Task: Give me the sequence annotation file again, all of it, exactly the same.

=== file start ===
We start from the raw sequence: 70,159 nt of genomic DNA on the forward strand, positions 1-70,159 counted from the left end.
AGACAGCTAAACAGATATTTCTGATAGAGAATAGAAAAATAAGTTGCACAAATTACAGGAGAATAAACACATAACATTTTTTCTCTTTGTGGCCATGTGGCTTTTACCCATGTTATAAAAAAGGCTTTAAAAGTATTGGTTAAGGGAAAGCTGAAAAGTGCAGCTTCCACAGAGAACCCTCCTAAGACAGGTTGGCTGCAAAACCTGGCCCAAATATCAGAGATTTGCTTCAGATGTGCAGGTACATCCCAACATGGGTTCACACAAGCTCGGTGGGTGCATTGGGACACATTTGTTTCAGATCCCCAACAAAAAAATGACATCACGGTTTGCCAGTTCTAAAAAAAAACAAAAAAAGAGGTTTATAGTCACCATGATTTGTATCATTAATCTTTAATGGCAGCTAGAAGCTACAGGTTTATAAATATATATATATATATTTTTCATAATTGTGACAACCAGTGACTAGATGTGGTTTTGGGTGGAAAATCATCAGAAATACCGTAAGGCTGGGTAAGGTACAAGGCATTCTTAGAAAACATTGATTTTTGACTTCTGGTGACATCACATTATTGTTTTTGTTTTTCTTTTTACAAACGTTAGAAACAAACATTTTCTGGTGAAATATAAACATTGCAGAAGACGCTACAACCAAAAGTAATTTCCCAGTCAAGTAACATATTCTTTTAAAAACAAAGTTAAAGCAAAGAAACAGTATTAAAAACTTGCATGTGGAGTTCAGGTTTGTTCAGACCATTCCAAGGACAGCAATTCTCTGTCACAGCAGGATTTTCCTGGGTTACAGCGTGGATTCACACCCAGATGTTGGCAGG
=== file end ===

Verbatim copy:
We start from the raw sequence: 70,159 nt of genomic DNA on the forward strand, positions 1-70,159 counted from the left end.
AGACAGCTAAACAGATATTTCTGATAGAGAATAGAAAAATAAGTTGCACAAATTACAGGAGAATAAACACATAACATTTTTTCTCTTTGTGGCCATGTGGCTTTTACCCATGTTATAAAAAAGGCTTTAAAAGTATTGGTTAAGGGAAAGCTGAAAAGTGCAGCTTCCACAGAGAACCCTCCTAAGACAGGTTGGCTGCAAAACCTGGCCCAAATATCAGAGATTTGCTTCAGATGTGCAGGTACATCCCAACATGGGTTCACACAAGCTCGGTGGGTGCATTGGGACACATTTGTTTCAGATCCCCAACAAAAAAATGACATCACGGTTTGCCAGTTCTAAAAAAAAACAAAAAAAGAGGTTTATAGTCACCATGATTTGTATCATTAATCTTTAATGGCAGCTAGAAGCTACAGGTTTATAAATATATATATATATATTTTTCATAATTGTGACAACCAGTGACTAGATGTGGTTTTGGGTGGAAAATCATCAGAAATACCGTAAGGCTGGGTAAGGTACAAGGCATTCTTAGAAAACATTGATTTTTGACTTCTGGTGACATCACATTATTGTTTTTGTTTTTCTTTTTACAAACGTTAGAAACAAACATTTTCTGGTGAAATATAAACATTGCAGAAGACGCTACAACCAAAAGTAATTTCCCAGTCAAGTAACATATTCTTTTAAAAACAAAGTTAAAGCAAAGAAACAGTATTAAAAACTTGCATGTGGAGTTCAGGTTTGTTCAGACCATTCCAAGGACAGCAATTCTCTGTCACAGCAGGATTTTCCTGGGTTACAGCGTGGATTCACACCCAGATGTTGGCAGG